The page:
The Aussie Open: An Amateur's Dream
BY Anthony Powter | Australasian PGA Tour | 2007 Australian Open | Round One | 13 Dec 2007
During an informal chat at Tuesday evening’s Australian Open cocktail party function, Geoff Ogilvy told the attentive forum present that to play in an Australian Open was one of his life long goals as an amateur. To win his first as a professional, well that would be icing on the cake.
It’s true to say our national championship retains a special place for our main touring players, who welcome the opportunity for a brief respite from the grind of the overseas tours, and to return home to play in their own backyard.
Imagine then if you’re an amateur and you’ve made it into the main draw of the Australian Open or even better, obtained an exemption to play.
It’s a feat that many of our seasoned professionals were never able to achieve or even had the opportunity to experience.
“I only found out on Sunday that I got a start,” remarked Josh Younger, who as a member of the National Squad received a late invitation to join the field.
“But it just a wonderful opportunity to go out there and give it your best.”
Fourteen amateurs representing the cream of our amateur crop have made their way into the Australian Open draw. There are some, like Matthew Giles, Jason Scrivener and Daniel Beckmann, yet to have their 21st birthday. Others, like Tim Stewart, have played previous Australian Opens.
Giles’ path into the tournament was more complicated than most of his colleagues. The former World Junior Champion needed to eagle the 1st playoff hole in Monday’s Final Qualifying, to make it through to join Scott Smith and Scott Arnold, who also qualified from the Liverpool Golf Club sectional event.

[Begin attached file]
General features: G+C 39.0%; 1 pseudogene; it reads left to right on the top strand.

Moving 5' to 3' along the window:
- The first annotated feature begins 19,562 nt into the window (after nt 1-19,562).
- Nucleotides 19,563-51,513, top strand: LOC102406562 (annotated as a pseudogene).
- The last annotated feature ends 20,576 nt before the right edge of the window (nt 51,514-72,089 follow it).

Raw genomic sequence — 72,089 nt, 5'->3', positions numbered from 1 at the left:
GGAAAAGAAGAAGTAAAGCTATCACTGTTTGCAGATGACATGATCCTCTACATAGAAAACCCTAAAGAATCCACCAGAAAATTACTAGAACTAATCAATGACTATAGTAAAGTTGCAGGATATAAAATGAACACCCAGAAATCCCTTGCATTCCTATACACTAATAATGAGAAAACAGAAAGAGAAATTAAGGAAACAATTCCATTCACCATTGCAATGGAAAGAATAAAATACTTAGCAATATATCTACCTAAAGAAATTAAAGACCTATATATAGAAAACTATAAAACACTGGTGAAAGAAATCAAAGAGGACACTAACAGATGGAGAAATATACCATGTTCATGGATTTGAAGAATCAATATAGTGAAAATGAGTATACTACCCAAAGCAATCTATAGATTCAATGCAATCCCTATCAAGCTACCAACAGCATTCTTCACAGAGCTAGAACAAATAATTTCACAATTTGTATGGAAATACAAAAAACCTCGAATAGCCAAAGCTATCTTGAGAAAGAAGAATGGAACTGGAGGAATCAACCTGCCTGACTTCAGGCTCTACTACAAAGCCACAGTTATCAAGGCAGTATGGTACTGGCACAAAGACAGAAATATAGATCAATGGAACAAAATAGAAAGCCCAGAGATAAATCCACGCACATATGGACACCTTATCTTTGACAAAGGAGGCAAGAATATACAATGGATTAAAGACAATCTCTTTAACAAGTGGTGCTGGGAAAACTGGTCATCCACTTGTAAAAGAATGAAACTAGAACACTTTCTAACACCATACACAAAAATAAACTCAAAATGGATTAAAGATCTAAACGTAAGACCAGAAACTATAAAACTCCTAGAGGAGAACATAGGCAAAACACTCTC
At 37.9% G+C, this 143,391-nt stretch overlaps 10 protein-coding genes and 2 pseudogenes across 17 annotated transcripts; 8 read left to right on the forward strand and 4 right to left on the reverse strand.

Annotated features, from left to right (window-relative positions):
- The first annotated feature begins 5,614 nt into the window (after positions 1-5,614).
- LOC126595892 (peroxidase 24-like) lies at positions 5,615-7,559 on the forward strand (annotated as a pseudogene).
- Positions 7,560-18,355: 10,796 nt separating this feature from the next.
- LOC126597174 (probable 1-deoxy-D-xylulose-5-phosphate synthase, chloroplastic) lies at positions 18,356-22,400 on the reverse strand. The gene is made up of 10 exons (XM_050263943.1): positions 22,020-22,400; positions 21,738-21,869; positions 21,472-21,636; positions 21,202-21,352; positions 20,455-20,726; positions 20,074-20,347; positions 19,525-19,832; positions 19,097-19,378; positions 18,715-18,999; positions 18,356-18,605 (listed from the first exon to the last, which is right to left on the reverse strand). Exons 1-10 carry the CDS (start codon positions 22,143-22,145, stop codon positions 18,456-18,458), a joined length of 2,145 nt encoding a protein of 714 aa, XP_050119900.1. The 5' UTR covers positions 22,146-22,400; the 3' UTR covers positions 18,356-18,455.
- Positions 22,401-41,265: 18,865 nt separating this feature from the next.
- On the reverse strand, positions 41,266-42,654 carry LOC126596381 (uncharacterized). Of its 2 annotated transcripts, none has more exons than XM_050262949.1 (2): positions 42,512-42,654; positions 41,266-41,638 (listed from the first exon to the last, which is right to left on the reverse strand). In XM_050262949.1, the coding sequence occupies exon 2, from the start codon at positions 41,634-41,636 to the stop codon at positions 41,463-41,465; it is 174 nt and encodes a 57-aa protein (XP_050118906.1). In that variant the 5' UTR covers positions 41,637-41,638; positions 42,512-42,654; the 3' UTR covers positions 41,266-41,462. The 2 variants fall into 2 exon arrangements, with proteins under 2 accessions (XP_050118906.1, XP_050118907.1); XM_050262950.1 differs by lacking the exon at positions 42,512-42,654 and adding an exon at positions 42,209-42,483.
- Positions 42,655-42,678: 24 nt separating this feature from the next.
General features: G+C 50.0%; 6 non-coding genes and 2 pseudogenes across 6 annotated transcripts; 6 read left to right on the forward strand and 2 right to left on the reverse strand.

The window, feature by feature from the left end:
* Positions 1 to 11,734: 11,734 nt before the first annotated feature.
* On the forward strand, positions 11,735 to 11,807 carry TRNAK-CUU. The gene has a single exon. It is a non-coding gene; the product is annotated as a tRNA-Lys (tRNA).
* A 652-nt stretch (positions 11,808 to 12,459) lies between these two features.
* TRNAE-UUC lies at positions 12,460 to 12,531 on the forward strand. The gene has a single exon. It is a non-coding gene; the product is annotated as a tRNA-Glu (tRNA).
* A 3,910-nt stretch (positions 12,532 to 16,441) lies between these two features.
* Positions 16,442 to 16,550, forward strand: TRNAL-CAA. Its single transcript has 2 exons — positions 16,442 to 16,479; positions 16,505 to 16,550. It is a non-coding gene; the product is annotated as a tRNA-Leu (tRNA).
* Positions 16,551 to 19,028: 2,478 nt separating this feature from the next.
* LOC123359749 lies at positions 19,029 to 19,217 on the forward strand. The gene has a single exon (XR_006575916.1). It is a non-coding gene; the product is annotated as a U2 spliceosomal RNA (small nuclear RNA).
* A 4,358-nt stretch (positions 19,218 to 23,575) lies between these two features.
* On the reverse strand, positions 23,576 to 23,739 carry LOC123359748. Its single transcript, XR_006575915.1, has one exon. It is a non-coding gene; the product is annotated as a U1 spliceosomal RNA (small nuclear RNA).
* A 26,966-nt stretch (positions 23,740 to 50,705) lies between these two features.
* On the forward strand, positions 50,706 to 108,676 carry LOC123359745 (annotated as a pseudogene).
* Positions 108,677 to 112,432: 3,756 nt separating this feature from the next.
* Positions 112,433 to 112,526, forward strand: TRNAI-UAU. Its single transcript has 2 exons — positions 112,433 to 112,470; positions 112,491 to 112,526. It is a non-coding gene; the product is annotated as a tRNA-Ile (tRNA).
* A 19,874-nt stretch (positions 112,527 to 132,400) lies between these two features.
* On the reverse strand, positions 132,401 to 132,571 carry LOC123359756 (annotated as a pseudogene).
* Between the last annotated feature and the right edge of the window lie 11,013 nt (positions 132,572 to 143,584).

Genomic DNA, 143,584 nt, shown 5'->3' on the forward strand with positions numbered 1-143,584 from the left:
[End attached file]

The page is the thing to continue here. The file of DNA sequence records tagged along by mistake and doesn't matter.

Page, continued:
Federal Amateur champion, Daniel Beckmann came in as the second top qualifier at Long Reef and was joined by Chris Austin and Ryan Lynch, who also made it through.
Others, like our current top ranked amateur, Rohan Blizard, as well as British Amateur runner-up, Tim Stewart, and Matthew Griffin had earlier received invitations to play.
The Australian Open in Sydney this week will hopefully be the beginning of a journey they will never forget, as they strive to repeat Aaron Baddeley’s efforts in 1999 at Royal Sydney, and become just the third post-war period amateur to win the Australian Open Championship.
Baddeley’s efforts became even more special, when he returned the next year as a professional at Kingston Heath to claim back-to-back Championships.
“This year I have an number of goals and making the main draw of the Australian Open is certainly one you have as an amateur,” remarked Daniel Beckmann.
“As an amateur playing there is no real pressure on you, only that which you put on yourself, but many of us are motivated by what Aaron [Baddeley] did and that reinforces that you can pull it off.”
Beckmann is not alone in the motivation stakes. All the amateurs are obviously eager to play well at The Australian Golf Club and most appear to be not in any way daunted by the prospect of the challenge.
“Some of us are only just back from Argentina and went straight into the AIS camp to prepare for this week and just cannot wait to tee it up,” commented Matthew Griffin, who was part of Australia’s winning Southern Cross team with Tim Stewart, Rohan Blizard and Justin Roach.
Early morning scoring has seen Josh Younger turn his opening nine with a respectable even par, however, technical problems with a newly introduced scoring system has made it difficult to determine exactly what’s actually happening on the course.
One thing is at least for certain, the amateur contingent at this year’s Australian Open are not only savouring the experience, but determined to make the most of this opportunity and maybe even deliver a surprise in the process.